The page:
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It occurs to me that I have not written much about my Painters lately. These are the folks who arrived in Saskatchewan ’round about 1903 from Missouri, possibly with a side trip to Oklahoma first (family rumours, no proof as yet). Before Missouri they came from Virginia, or more correctly, what is today West Virginia. That was about 1837. Prior to Virginia…well now, there’s a mystery. It seems likely, from perusing kinfolk’s research, that they may have come from Pennsylvania in the late 1700s, and prior to that, from the area we now know as Germany.
Somewhere in there, and it seems to be isolated to just their time in Virginia, some of the family used the surname Bender instead of Painter. I wish I could find out why, but so far, no idea. We do know that George registered his marriage to Sarah Smith under both George Bender and George Painter. That was in 1809. Once this George and Sarah took their entire family to Missouri, they all used Painter. So it is, to me, a curious thing.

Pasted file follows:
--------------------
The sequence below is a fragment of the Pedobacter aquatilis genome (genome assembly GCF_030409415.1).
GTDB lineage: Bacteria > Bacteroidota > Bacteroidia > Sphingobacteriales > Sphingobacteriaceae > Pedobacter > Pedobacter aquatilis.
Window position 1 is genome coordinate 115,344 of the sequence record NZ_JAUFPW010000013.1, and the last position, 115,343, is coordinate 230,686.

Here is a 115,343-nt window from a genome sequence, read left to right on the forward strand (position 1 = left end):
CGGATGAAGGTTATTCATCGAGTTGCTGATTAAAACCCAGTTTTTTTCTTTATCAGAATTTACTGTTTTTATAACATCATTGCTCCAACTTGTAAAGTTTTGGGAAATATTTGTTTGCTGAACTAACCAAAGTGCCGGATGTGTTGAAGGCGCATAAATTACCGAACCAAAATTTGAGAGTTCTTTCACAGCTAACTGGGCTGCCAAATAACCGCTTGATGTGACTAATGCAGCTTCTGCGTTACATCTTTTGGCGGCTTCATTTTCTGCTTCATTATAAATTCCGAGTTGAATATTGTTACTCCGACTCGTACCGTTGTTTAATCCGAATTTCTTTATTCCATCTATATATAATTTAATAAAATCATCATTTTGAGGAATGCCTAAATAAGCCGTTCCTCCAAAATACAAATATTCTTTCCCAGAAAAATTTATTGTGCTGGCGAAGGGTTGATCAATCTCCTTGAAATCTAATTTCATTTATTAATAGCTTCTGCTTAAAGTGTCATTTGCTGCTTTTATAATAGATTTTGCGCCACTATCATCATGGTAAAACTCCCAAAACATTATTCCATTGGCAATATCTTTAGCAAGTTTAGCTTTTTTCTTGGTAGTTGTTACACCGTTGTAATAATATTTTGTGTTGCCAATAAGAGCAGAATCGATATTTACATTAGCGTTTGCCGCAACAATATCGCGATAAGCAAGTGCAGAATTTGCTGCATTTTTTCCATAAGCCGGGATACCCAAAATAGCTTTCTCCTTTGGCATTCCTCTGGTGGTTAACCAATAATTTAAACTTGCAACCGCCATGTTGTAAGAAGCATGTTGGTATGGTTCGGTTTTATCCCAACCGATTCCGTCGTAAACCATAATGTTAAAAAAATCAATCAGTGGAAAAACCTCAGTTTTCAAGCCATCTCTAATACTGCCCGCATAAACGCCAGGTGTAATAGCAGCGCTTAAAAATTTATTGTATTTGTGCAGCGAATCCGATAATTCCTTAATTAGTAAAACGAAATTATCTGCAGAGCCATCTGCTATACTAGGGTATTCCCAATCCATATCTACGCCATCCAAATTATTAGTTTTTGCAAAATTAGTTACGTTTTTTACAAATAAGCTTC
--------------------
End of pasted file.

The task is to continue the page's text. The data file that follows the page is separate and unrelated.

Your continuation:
Another curious thing is how all their children, save one, were literate. Well, rather the fact that their son Samuel H. could not sign his name (he used an “X” to sign documents) is the actual curious fact. Now I can’t prove or disprove that he knew how to read of course. It appears that the other siblings could all sign their name and presumably read as well. So perhaps he was left-handed and writing posed a challenge for him. I’m not sure being left-handed carried the same stigma in Virginia and Missouri as it did in other places, but it does seem to have been universally frowned upon. In any case, I do know that further generations had their fair share of left-handers and I, oddly enough, skate like a left-hander (spin and jump rotations done “backwards”). I tell folks I’m left-footed…lol. Well, anyways, there’s a theory about poor ole Samuel H. Painter. Don’t you just wish sometimes you could sit down at the dining room table with these ancestors and have a chat?